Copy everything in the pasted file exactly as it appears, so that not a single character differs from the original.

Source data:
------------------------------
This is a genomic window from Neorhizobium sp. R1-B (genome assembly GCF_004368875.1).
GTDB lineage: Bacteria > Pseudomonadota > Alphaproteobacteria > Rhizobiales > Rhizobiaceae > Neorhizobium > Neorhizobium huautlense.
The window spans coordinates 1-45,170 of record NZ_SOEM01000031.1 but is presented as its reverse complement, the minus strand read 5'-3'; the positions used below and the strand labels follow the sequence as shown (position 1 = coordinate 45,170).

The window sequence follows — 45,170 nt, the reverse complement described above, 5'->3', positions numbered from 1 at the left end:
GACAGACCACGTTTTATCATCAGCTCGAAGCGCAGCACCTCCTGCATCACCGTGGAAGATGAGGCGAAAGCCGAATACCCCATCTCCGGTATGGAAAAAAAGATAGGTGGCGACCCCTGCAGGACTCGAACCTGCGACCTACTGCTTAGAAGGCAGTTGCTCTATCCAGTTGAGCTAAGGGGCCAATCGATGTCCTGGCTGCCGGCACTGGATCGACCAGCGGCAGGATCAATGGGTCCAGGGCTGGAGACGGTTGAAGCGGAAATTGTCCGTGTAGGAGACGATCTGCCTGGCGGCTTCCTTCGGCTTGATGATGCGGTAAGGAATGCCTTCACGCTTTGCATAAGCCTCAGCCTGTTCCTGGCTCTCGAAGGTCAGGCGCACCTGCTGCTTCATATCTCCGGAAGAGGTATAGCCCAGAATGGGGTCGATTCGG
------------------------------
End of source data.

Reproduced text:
This is a genomic window from Neorhizobium sp. R1-B (genome assembly GCF_004368875.1).
GTDB lineage: Bacteria > Pseudomonadota > Alphaproteobacteria > Rhizobiales > Rhizobiaceae > Neorhizobium > Neorhizobium huautlense.
The window spans coordinates 1-45,170 of record NZ_SOEM01000031.1 but is presented as its reverse complement, the minus strand read 5'-3'; the positions used below and the strand labels follow the sequence as shown (position 1 = coordinate 45,170).

The window sequence follows — 45,170 nt, the reverse complement described above, 5'->3', positions numbered from 1 at the left end:
GACAGACCACGTTTTATCATCAGCTCGAAGCGCAGCACCTCCTGCATCACCGTGGAAGATGAGGCGAAAGCCGAATACCCCATCTCCGGTATGGAAAAAAAGATAGGTGGCGACCCCTGCAGGACTCGAACCTGCGACCTACTGCTTAGAAGGCAGTTGCTCTATCCAGTTGAGCTAAGGGGCCAATCGATGTCCTGGCTGCCGGCACTGGATCGACCAGCGGCAGGATCAATGGGTCCAGGGCTGGAGACGGTTGAAGCGGAAATTGTCCGTGTAGGAGACGATCTGCCTGGCGGCTTCCTTCGGCTTGATGATGCGGTAAGGAATGCCTTCACGCTTTGCATAAGCCTCAGCCTGTTCCTGGCTCTCGAAGGTCAGGCGCACCTGCTGCTTCATATCTCCGGAAGAGGTATAGCCCAGAATGGGGTCGATTCGG